Philadelphia, PA (PRWEB) February 16, 2012
After he failed to heed the first big warning about his heart, John Magri was lucky to survive the second.
Magri’s first heart attack at age 46 didn’t faze him much. He didn’t follow his doctor’s orders to start to eat a healthier and to quit smoking. Moreover, the South Jersey-man took his medication, a blood thinner necessary to prevent the coronary stent he got after the first heart attack from becoming blocked, only sporadically.
A second heart attack in January – just a year and a half after the first – got Magri’s attention. He is lucky to be alive and knows it. Magri was lucky to land in the care of David Fischman, MD, co-director or the Cardiac Catheterization Lab at Thomas Jefferson University Hospitals, and a national leader in angioplasty and stenting.
“A blood clot had formed in his right artery as a result of John’s reluctance to take the blood thinners he was prescribed after his first heart attack and stent placement,” says Dr. Fischman, who performed Magri’s procedure.
Dr. Fischman says people with coronary artery disease like Magri need to recognize that balloon angioplasty and stents as well as coronary artery bypass surgery treat the immediate problems of blocked blood vessels in the heart, but do not cure the underlying disease.
That’s why it is critical for heart patients to quit smoking, get active, eat healthy diets, and take the medications as prescribed by their doctors, says Dr. Fischman.
“We got John into the cardiac catheterization lab less than 20 minutes after his second heart attack, found the blockage and inserted a stent to reopen blood flow to his heart,” says Dr. Fischman. “When we decrease what’s known as door-to-balloon-time—the amount of time it takes from when the patient walks in the door to when we get them in the lab—we dramatically increase the patient’s chance of survival.”
But to avoid a third heart attack, Dr. Fischman says John Magri and others must address the underlying coronary artery disease.
Magri emerged from his second brush with death a changed man. He quit smoking and is 28 days smoke-free, he’s lost 17 pounds, he is making a serious effort to choose the treadmill over cheesesteaks, and he’s taking his Plavix and aspirin every day.
“I know this might be my last chance,” he says. “I was lucky to land at Jefferson, where they had the experience and expertise to know that stenting was my best option for restoring blood flow quickly and safely and getting me back on my feet.”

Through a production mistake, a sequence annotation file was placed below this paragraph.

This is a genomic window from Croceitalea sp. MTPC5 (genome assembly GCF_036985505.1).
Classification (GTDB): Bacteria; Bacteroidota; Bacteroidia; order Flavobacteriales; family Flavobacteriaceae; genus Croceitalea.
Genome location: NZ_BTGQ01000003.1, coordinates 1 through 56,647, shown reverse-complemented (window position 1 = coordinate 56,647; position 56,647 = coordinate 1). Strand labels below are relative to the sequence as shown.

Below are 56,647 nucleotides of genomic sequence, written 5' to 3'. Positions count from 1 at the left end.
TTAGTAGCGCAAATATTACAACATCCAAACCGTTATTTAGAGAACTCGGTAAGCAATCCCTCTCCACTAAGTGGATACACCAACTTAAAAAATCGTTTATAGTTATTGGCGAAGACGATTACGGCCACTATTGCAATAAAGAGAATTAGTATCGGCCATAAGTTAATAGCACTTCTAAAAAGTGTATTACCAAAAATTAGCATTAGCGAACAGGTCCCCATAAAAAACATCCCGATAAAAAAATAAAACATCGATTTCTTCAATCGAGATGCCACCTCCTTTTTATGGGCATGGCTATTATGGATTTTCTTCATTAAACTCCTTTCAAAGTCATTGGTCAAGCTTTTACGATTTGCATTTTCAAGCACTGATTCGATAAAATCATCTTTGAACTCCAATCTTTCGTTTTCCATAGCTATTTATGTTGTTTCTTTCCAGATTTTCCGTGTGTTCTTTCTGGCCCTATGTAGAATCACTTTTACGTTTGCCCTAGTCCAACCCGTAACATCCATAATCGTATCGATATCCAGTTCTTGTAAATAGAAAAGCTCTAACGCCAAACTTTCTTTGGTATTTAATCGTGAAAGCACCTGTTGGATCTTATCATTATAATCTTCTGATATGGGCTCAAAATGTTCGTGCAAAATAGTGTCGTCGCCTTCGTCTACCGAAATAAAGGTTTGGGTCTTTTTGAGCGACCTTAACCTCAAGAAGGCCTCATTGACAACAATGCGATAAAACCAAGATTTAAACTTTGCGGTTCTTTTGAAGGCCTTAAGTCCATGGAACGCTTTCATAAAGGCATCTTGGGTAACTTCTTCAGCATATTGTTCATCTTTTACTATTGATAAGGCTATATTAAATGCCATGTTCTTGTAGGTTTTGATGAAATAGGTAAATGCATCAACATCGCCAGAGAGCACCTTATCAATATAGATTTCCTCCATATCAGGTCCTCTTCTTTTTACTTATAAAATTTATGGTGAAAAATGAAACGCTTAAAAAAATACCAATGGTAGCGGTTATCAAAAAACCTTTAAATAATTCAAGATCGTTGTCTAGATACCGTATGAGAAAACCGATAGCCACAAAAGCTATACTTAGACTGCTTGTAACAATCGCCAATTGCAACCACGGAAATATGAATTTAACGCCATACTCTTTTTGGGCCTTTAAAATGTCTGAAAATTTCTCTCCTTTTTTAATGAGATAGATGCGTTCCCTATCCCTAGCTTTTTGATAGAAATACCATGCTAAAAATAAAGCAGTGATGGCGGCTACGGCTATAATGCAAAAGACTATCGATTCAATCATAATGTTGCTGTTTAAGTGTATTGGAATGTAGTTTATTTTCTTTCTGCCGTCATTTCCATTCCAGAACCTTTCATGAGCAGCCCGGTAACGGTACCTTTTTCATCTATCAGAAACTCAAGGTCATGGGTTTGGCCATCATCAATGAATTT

John Magri wants to share his story to help others avoid his mistakes, and the potentially devastating consequences that may result.
Dr. Fischman and his colleagues are currently participating in an online forum, an opportunity for patient’s to submit questions about the diagnosis and treatment of heart problems and have them answered by some of Jefferson’s pioneering interventional cardiologists: http://www.JeffersonHospital.org/AskTheExperts/CardiacCath.
About Thomas Jefferson University Hospitals
Thomas Jefferson University Hospitals (TJUH) are dedicated to excellence in patient care, patient safety and the quality of the healthcare experience. Consistently ranked by U.S. News & World Report among the nation's top hospitals, Thomas Jefferson University Hospital, established in 1825, has over 900 licensed acute care beds with major programs in a wide range of clinical specialties. TJUH is one of the few hospitals in the U.S. that is both a Level 1 Trauma Center and a federally-designated regional spinal cord injury center. TJUH patient care facilities include Jefferson Hospital for Neuroscience, the region’s only dedicated hospital for neuroscience, Methodist Hospital in South Philadelphia, and additional patient care facilities throughout Pennsylvania and New Jersey. TJUH partners with its education affiliate, Thomas Jefferson University.